MAPUTO (AFP) – Mozambican President Armando Guebuza on Wednesday announced general elections will be held in October next year.
Presidential, parliamentary and regional assembly votes will be held on October 15, 2014, state news agency AIM reported.
The announcement sparked off serious speculation about who will lead the energy-rich southern African nation.
Guebuza, now 70, retains support, but is forbidden by law from having a third term as head of state.
A 1980s ex-Marxist styled general, he took power in 2005 when he was already a successful businessman. He has since expanded his empire with tentacles in media, mining, construction and fishing sectors.
He won the last election in 2009 with 75 percent of the vote and his Frelimo party increased its majority to 191 seats in the 250-member legislature.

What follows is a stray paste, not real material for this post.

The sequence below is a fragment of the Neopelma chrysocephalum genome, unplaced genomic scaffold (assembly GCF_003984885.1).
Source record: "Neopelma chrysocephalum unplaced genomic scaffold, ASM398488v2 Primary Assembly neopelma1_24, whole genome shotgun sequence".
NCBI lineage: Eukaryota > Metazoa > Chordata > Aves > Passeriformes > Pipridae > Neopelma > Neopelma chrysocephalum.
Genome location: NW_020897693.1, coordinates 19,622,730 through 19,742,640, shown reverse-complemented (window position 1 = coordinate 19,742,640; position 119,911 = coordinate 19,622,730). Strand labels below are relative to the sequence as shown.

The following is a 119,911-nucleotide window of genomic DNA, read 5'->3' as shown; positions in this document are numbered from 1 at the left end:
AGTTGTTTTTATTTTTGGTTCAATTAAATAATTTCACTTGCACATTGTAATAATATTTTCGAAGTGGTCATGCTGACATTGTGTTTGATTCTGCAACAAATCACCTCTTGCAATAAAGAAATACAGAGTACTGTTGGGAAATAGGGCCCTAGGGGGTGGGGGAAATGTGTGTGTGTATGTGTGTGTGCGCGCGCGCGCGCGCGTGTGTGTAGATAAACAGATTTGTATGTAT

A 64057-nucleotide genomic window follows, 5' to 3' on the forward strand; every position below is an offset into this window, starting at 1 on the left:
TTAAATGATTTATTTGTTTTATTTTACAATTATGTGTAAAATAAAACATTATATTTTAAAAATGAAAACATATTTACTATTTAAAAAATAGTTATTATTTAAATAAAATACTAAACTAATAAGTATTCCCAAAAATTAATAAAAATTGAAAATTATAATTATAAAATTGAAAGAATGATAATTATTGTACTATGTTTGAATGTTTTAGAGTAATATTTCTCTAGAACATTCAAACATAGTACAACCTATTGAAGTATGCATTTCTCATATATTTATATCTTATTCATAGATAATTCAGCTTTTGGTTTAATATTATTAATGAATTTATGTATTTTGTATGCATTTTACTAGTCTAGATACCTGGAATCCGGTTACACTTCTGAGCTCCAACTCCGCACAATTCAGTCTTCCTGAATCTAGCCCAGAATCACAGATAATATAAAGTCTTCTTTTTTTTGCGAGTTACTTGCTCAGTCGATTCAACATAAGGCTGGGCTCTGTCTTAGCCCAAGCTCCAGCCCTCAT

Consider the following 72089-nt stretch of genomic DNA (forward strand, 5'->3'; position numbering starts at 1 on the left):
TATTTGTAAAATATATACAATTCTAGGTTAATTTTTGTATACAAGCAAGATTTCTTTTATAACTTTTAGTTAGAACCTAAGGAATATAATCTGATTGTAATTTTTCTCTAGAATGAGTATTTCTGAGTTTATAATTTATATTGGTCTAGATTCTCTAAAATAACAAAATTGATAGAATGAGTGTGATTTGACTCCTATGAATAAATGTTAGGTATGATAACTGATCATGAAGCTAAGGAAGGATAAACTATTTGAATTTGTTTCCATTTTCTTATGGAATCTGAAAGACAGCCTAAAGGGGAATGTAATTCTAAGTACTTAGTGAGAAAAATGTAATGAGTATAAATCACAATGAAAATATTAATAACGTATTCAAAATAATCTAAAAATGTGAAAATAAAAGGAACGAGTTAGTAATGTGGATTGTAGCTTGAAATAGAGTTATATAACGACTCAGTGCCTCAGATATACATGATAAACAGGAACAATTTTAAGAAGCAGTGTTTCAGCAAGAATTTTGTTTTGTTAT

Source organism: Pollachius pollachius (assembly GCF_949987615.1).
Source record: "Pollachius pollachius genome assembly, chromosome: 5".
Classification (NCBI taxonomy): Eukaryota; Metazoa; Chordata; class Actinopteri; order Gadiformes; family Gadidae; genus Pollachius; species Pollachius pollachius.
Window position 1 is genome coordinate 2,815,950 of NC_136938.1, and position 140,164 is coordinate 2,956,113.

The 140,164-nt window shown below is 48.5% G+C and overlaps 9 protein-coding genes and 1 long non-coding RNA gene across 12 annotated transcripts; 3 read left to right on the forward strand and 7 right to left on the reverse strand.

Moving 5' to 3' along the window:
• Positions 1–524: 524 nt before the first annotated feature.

He was elected unopposed to head Frelimo for a third term in September last year, but has said he will not seek a third term.
Since the end of Mozambique's brutal civil war Guebuza's long-time rival Afonso Dhlakama has seen his support wane.
His former rebel movement Renamo took 16.5 percent of the vote in 2009.
Members have since returned to the bush, carrying out small-scale attacks on transport targets, while demanding a bigger share of the country's wealth.